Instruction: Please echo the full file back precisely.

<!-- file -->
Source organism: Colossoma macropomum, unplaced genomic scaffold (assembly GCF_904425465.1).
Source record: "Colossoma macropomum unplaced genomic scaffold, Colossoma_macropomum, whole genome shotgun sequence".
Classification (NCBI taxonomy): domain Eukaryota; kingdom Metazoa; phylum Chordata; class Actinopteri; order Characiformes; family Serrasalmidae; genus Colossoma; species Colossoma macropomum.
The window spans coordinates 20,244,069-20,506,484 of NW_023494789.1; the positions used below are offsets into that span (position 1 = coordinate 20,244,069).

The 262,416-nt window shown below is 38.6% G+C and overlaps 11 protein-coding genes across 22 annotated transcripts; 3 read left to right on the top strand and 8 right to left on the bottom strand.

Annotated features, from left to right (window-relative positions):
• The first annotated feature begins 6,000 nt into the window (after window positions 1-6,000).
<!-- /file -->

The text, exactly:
Source organism: Colossoma macropomum, unplaced genomic scaffold (assembly GCF_904425465.1).
Source record: "Colossoma macropomum unplaced genomic scaffold, Colossoma_macropomum, whole genome shotgun sequence".
Classification (NCBI taxonomy): domain Eukaryota; kingdom Metazoa; phylum Chordata; class Actinopteri; order Characiformes; family Serrasalmidae; genus Colossoma; species Colossoma macropomum.
The window spans coordinates 20,244,069-20,506,484 of NW_023494789.1; the positions used below are offsets into that span (position 1 = coordinate 20,244,069).

The 262,416-nt window shown below is 38.6% G+C and overlaps 11 protein-coding genes across 22 annotated transcripts; 3 read left to right on the top strand and 8 right to left on the bottom strand.

Annotated features, from left to right (window-relative positions):
• The first annotated feature begins 6,000 nt into the window (after window positions 1-6,000).